2010 Audi Q5 Performance
This performance review was created when the car was new. Some links may no longer point to an active page.
The 2010 Audi Q5 performs very well for an SUV -- in fact, test drivers say its car-like handling and standard all-wheel drive system are a major plus. One complaint, however, is that the Q5 will initially only be available with a 3.2-liter six-cylinder engine.
- "The Q5 is based on the same platform as the new Audi A4, so it's perhaps no surprise that this new crossover drives more like a sport sedan than an SUV. In that vein, it's a lot like the new Infiniti FX50 and the BMW X6: SUVs with a whole new level of driving prowess." -- Automobile Magazine
- "It would take some effort to stray from the road in the Q5, as its suspension, steering, and brakes are carlike, and the effort required to keep the un-carlike mass of the vehicle in total control is about the same as tooling around in the family sedan." -- Motor Trend
- "The dynamic steering system gives the Q5 responses like nothing in the segment. If it weren't for the high seating position, the Q5 might have you convinced you were driving an A4. Pushing the Q5 too hard in corners generates understeer, but we were surprised at the effectiveness of the ESP." -- Popular Mechanics
- "Compared to fellow compact luxury crossovers, the Q5's handling is at the top of the heap, yet its ride will never beat you up. Its acceleration is also up there with the class leaders, and its transmission always seems to be in the right gear." -- Edmunds
Acceleration and Power
While the European model will get several powertrain options (including a diesel), the U.S. version of the Q5 comes with only one -- a 3.2-liter V6 rated at 270 horsepower and mated to a six-speed automatic transmission. While reviewers find the V6 powerful enough, practically all of them long for a diesel or hybrid model.
According to the EPA, the 2010 Q5 achieves 18 mpg in the city and 23 on the highway. This rating is one of the highest in the class. In fact, the only SUV with a higher rating is the Acura RDX, which is rated at 19/24 city/highway. The RDX also costs almost $5,000 less. However, it doesn’t come with standard all-wheel drive, and opting for the system lowers its fuel economy rating to only 17/22 city/highway.
If you’re looking for more power than the Q5 offers, consider the Infiniti EX. Its 297-horsepower V6 engine is the most powerful in the class, but it takes a toll on fuel economy. The all-wheel-drive model has only a 16/23 rating. On the plus side, the all-wheel-drive EX still costs about $2,000 less than the Q5 (which comes standard with AWD).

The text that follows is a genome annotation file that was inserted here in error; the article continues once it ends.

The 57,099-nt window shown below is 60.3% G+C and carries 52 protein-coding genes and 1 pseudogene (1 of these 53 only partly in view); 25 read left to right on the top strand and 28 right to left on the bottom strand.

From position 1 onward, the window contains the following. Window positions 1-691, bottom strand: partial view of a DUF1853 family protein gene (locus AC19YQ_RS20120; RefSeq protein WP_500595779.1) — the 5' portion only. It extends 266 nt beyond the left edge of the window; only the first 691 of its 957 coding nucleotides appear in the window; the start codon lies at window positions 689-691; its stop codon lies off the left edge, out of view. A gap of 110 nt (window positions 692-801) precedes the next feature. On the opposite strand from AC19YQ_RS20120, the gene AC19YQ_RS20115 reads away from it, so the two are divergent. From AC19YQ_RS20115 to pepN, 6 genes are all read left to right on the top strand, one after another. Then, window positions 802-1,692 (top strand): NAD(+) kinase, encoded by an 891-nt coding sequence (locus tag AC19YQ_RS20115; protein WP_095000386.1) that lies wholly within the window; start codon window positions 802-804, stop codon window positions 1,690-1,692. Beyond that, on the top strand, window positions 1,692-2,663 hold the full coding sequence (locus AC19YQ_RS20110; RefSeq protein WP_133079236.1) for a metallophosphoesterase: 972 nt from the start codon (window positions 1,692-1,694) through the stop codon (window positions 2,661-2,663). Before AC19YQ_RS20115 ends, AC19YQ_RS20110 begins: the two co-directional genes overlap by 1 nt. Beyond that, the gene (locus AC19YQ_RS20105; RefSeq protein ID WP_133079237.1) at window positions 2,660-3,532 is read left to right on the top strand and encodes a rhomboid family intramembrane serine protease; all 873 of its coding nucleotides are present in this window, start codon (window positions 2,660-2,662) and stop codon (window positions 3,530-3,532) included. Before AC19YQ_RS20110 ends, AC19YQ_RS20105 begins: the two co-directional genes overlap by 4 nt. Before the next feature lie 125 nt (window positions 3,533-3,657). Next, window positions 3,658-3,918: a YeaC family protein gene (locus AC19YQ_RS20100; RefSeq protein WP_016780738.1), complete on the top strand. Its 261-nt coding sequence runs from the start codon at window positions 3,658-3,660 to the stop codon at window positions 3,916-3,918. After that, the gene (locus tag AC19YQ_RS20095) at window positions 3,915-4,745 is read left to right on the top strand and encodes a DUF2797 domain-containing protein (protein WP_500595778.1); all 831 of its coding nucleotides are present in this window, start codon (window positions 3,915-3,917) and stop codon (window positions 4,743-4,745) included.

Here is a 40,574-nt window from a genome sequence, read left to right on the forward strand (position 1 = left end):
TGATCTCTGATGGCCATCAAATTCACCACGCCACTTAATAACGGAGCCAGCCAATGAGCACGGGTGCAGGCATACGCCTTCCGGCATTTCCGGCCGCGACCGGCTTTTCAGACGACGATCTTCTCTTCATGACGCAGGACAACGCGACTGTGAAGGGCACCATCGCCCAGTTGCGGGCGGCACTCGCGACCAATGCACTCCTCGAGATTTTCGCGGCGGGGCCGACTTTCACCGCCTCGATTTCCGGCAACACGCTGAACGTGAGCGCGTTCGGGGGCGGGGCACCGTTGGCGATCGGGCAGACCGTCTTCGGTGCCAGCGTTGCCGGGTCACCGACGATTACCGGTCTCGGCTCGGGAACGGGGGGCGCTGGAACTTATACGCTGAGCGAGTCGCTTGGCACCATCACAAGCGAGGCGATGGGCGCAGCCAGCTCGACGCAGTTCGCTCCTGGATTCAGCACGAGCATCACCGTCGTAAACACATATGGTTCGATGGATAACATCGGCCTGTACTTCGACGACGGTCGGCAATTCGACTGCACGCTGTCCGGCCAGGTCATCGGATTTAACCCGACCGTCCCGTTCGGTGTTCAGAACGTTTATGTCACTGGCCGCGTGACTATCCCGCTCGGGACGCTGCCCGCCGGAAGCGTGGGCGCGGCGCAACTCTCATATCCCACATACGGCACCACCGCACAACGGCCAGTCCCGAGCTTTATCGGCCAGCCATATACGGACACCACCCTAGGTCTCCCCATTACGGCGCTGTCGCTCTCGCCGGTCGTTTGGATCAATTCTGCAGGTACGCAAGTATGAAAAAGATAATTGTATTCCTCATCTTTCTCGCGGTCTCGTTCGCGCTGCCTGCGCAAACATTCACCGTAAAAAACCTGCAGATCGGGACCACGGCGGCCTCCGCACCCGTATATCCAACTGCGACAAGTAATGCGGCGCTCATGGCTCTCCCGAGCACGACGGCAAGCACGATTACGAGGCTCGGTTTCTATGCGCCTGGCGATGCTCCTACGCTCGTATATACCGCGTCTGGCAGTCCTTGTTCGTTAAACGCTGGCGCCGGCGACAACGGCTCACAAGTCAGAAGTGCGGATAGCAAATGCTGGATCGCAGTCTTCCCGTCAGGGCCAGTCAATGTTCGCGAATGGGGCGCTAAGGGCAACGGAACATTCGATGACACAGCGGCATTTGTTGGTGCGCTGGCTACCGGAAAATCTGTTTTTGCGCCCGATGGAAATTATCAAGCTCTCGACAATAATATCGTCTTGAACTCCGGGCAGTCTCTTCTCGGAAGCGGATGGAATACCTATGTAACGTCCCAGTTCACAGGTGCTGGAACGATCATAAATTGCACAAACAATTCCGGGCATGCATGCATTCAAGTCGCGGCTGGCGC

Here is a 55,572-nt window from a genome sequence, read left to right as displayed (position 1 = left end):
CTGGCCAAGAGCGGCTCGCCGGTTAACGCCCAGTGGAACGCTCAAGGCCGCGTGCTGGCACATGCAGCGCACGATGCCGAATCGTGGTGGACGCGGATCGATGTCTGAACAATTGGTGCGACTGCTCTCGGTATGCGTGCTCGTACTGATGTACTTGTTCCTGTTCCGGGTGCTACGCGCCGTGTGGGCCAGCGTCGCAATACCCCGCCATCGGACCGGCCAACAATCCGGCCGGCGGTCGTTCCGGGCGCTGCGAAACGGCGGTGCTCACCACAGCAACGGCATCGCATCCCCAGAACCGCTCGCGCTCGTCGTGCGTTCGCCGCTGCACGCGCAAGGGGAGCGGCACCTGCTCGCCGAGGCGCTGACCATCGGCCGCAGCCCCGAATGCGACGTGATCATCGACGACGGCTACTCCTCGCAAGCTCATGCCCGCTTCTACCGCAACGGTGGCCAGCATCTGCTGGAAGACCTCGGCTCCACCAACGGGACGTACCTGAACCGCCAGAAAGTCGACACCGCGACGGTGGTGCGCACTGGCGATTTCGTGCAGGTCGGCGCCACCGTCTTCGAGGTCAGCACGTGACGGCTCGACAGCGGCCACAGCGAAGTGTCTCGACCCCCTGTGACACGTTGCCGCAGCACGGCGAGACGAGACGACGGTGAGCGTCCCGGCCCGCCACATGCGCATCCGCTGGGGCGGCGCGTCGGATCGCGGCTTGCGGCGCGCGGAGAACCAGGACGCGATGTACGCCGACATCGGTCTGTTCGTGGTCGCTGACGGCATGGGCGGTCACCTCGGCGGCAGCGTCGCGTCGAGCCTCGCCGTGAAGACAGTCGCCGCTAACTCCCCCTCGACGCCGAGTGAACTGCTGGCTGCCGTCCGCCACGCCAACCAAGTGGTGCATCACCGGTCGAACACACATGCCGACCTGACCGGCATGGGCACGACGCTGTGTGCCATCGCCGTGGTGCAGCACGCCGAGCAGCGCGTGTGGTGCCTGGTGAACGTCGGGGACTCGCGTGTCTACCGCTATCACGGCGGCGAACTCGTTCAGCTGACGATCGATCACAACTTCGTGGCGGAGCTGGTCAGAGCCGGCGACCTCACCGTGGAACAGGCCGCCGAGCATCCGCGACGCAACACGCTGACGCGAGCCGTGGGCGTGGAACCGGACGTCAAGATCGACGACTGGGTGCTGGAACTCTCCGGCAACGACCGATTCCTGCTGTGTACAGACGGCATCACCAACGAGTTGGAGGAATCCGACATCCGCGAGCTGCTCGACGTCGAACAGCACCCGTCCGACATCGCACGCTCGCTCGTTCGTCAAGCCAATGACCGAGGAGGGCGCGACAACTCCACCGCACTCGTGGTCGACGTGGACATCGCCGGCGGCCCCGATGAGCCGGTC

- "At first glance, the Q5 looks great, and the V6 will provide plenty of scoot. Audi says it should hit 60 mph in 6.8 seconds. But, again, we have to ask: Where's the diesel? The Q5 vehicle would be a perfect candidate for a small, fuel-efficient oil burner." -- Popular Mechanics
- "The Q5's 3.2-liter V6 delivers smooth, powerful acceleration, and the six-speed automatic is also refined and responsive. The Audi matches European rivals like the X3, GLK350 and XC60 in terms of acceleration, though the Japanese EX35 has more punch." -- Edmunds
- "The new V-6 revs freely and delivers its power in a cushioned lump of torque thanks to reduced internal friction and Audi's innovative valve-lift technology, which enhances cylinder filling on the intake side and helps deliver a European-cycle average of 25 mpg and more than sufficient pulling power." -- Motor Trend
Handling and Braking
The Q5 handles like a champ thanks to Audi's famous Quattro all-wheel drive system. It also owes its good driving manners to the optional Audi Drive Select, which is available on Prestige models and offers preset suspension and steering modes. It allows drivers to choose a softly-tuned Comfort setting for a calm commute on smooth roads, a Normal setting for daily driving, or a stiff Sport setting for an energetic drive. Still, some say the Q5's steering leaves a little something to be desired.
- "In terms of handling, the 2010 Audi Q5 is one of the sportiest crossovers on the market. One downside, though, is that the electric power steering rack has both a consistently artificial feel and an odd tendency to weight up suddenly at low speeds." -- Edmunds
- "On smooth pavement, the Q5 rides very well, if firmly, without undue harshness. We were very comfortable riding in both the front passenger's seat and the driver's seat." -- Automobile Magazine
- "Audi wanted excellent handling and so took special care to lower the car's stance for a more gravity-friendly experience in the twisties. Even if you're going small, though, size still matters. The Q5 sits on a best-in-segment 9.22-ft wheelbase, a major contributor to the Q5's luxurious ride." -- Motor Trend